Health professionals commonly say, “Don’t look and it won’t hurt” before administering an injection, but is there any scientific basis for the advice?
A group of German investigators has found that, in fact, your past experience with needle pricks, along with information you receive before an injection, shape your pain experience. Their research is published in the May issue of Pain.
“Throughout our lives, we repeatedly experience that needles cause pain when pricking our skin, but situational expectations, like information given by the clinician prior to an injection, may also influence how viewing needle pricks affects pain,” says lead author Marion Höfle, a doctoral student in the research Multisensory Integration group led by Dr. Daniel Senkowski, at the Charité – Universitätsmedizin Berlin and the University Medical Center Hamburg-Eppendorf.
While watching video clips showing a needle pricking a hand, a Q-tip touching the hand, or a hand alone, study participants concurrently received painful or non-painful electrical stimuli applied to their own hand. The clips were presented on a screen located above the participants’ hand, giving the impression that the hand on the screen belonged to them.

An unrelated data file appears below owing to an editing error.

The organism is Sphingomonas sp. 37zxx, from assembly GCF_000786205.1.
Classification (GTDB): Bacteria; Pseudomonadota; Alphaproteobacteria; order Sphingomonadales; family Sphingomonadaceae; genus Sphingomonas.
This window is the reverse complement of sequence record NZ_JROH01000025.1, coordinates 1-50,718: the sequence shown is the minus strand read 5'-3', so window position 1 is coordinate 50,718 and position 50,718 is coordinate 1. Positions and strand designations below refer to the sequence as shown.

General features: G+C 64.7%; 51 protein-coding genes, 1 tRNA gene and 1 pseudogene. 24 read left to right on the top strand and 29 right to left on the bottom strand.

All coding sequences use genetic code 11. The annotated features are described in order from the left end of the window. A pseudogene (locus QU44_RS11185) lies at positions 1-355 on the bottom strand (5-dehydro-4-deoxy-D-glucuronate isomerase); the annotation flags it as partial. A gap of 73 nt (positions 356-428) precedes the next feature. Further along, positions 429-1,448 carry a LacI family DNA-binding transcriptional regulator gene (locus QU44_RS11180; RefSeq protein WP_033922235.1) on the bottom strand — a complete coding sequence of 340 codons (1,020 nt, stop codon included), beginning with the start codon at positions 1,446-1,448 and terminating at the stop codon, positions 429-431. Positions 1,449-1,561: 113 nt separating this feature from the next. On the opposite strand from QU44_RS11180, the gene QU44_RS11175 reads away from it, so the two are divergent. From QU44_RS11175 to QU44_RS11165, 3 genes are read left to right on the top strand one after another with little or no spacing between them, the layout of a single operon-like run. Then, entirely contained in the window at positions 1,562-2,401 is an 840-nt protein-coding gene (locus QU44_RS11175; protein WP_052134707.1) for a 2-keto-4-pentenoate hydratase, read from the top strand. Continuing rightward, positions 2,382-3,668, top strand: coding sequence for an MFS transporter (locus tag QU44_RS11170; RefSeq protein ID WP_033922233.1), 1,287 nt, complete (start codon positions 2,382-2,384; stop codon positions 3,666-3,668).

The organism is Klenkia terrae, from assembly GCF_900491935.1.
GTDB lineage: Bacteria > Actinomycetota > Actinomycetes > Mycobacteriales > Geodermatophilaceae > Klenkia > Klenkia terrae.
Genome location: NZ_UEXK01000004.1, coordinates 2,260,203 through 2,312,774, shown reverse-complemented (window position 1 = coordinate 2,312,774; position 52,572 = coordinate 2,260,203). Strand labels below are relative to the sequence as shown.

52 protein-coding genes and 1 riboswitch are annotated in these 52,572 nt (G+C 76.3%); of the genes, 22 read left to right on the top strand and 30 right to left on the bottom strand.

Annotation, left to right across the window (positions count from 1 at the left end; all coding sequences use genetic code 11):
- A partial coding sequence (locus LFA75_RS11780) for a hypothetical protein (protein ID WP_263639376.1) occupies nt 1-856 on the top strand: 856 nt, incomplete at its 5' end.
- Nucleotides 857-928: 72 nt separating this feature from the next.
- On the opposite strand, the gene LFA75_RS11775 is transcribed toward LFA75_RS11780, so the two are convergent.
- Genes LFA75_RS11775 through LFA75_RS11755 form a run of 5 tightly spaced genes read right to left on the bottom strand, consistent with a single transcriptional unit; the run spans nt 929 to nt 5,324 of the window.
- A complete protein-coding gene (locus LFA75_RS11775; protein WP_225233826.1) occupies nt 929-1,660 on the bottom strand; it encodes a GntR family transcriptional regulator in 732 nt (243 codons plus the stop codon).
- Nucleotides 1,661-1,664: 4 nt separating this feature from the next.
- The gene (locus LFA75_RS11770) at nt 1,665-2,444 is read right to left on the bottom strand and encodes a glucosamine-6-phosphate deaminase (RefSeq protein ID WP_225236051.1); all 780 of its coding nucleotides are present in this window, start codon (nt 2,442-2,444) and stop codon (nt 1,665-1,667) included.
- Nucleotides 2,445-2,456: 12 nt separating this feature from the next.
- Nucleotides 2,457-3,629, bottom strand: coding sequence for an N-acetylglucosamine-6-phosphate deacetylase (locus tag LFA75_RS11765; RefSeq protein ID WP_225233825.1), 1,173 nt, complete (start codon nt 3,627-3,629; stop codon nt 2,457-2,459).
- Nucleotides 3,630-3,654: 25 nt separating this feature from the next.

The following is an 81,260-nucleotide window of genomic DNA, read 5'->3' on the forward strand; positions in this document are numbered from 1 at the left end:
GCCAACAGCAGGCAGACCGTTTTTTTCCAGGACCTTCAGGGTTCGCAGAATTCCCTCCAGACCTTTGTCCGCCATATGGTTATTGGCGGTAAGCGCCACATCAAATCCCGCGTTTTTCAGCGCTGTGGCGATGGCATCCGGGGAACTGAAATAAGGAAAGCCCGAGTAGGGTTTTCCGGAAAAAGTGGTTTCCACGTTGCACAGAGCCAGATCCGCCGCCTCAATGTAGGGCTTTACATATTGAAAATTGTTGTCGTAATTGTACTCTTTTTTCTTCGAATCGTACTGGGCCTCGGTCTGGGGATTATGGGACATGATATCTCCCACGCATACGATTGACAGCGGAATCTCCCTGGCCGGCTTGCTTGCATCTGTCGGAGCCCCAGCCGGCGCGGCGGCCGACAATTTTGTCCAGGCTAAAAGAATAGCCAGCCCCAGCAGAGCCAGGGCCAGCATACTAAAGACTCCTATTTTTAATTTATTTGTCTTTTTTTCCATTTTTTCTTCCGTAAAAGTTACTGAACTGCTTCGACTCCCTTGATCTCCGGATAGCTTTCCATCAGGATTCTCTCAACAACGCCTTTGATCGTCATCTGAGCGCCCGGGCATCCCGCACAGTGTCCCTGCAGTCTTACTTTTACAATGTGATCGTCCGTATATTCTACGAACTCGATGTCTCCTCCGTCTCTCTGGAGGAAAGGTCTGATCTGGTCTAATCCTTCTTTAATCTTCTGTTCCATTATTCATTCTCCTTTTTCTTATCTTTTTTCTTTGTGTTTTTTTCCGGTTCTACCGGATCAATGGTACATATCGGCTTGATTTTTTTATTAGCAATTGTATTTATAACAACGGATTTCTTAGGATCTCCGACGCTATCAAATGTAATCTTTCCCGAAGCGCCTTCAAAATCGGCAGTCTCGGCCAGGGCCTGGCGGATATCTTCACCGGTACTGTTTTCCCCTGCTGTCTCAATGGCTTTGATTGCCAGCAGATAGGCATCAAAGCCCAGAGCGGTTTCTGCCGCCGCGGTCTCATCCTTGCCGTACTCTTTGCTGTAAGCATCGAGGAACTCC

Participants reported that their pain was more intense and more unpleasant when they viewed a needle pricking a hand than when they saw a hand alone. In addition, observing needle pricks increased the unpleasantness of pain compared to viewing Q-tip touches. These findings were paralleled by enhanced activity of the autonomic nervous system, as measured by pupil dilation responses. This demonstrates that previous painful experiences with needles enhance unpleasantness of pain when viewing needle pricks.
Original citation: Höfle, M., Hauck, M., Engel, A.K., Senkowski, D. (2012). Viewing a needle pricking a hand that you perceive as yours enhances unpleasantness of pain, Pain, 5, 153, 1074–1081.
In : Pain